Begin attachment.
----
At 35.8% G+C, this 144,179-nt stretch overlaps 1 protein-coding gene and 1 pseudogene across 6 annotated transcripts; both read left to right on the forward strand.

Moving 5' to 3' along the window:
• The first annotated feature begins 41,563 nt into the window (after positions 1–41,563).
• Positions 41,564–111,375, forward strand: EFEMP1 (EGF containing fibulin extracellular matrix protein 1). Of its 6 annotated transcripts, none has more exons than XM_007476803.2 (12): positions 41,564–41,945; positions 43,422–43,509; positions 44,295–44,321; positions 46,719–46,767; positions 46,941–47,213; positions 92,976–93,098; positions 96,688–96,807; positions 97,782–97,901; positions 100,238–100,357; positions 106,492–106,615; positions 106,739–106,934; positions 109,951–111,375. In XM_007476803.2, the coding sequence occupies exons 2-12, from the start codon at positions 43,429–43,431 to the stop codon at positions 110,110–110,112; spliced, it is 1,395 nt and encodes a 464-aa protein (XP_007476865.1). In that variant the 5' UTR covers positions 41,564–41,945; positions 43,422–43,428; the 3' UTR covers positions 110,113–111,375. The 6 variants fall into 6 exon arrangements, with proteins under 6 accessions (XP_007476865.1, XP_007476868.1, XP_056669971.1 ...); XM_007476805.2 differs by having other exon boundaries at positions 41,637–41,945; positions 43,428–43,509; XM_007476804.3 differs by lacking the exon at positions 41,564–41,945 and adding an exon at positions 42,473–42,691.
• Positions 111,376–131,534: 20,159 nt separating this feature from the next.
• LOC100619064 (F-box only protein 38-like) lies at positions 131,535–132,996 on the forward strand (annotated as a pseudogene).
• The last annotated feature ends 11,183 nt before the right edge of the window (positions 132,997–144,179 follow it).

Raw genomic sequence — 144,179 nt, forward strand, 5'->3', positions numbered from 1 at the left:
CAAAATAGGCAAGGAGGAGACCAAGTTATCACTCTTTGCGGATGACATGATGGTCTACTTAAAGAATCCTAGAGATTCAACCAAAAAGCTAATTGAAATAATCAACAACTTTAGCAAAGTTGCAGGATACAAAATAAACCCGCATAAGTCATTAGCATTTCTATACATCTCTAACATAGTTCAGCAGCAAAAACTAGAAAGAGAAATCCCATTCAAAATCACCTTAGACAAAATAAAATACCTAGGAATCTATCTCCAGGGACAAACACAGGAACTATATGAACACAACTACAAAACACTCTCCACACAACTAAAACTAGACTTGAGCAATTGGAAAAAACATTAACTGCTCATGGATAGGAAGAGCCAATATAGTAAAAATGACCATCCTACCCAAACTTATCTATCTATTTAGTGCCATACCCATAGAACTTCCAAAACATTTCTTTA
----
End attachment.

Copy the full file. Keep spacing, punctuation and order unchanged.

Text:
At 35.8% G+C, this 144,179-nt stretch overlaps 1 protein-coding gene and 1 pseudogene across 6 annotated transcripts; both read left to right on the forward strand.

Moving 5' to 3' along the window:
• The first annotated feature begins 41,563 nt into the window (after positions 1–41,563).
• Positions 41,564–111,375, forward strand: EFEMP1 (EGF containing fibulin extracellular matrix protein 1). Of its 6 annotated transcripts, none has more exons than XM_007476803.2 (12): positions 41,564–41,945; positions 43,422–43,509; positions 44,295–44,321; positions 46,719–46,767; positions 46,941–47,213; positions 92,976–93,098; positions 96,688–96,807; positions 97,782–97,901; positions 100,238–100,357; positions 106,492–106,615; positions 106,739–106,934; positions 109,951–111,375. In XM_007476803.2, the coding sequence occupies exons 2-12, from the start codon at positions 43,429–43,431 to the stop codon at positions 110,110–110,112; spliced, it is 1,395 nt and encodes a 464-aa protein (XP_007476865.1). In that variant the 5' UTR covers positions 41,564–41,945; positions 43,422–43,428; the 3' UTR covers positions 110,113–111,375. The 6 variants fall into 6 exon arrangements, with proteins under 6 accessions (XP_007476865.1, XP_007476868.1, XP_056669971.1 ...); XM_007476805.2 differs by having other exon boundaries at positions 41,637–41,945; positions 43,428–43,509; XM_007476804.3 differs by lacking the exon at positions 41,564–41,945 and adding an exon at positions 42,473–42,691.
• Positions 111,376–131,534: 20,159 nt separating this feature from the next.
• LOC100619064 (F-box only protein 38-like) lies at positions 131,535–132,996 on the forward strand (annotated as a pseudogene).
• The last annotated feature ends 11,183 nt before the right edge of the window (positions 132,997–144,179 follow it).

Raw genomic sequence — 144,179 nt, forward strand, 5'->3', positions numbered from 1 at the left:
CAAAATAGGCAAGGAGGAGACCAAGTTATCACTCTTTGCGGATGACATGATGGTCTACTTAAAGAATCCTAGAGATTCAACCAAAAAGCTAATTGAAATAATCAACAACTTTAGCAAAGTTGCAGGATACAAAATAAACCCGCATAAGTCATTAGCATTTCTATACATCTCTAACATAGTTCAGCAGCAAAAACTAGAAAGAGAAATCCCATTCAAAATCACCTTAGACAAAATAAAATACCTAGGAATCTATCTCCAGGGACAAACACAGGAACTATATGAACACAACTACAAAACACTCTCCACACAACTAAAACTAGACTTGAGCAATTGGAAAAAACATTAACTGCTCATGGATAGGAAGAGCCAATATAGTAAAAATGACCATCCTACCCAAACTTATCTATCTATTTAGTGCCATACCCATAGAACTTCCAAAACATTTCTTTA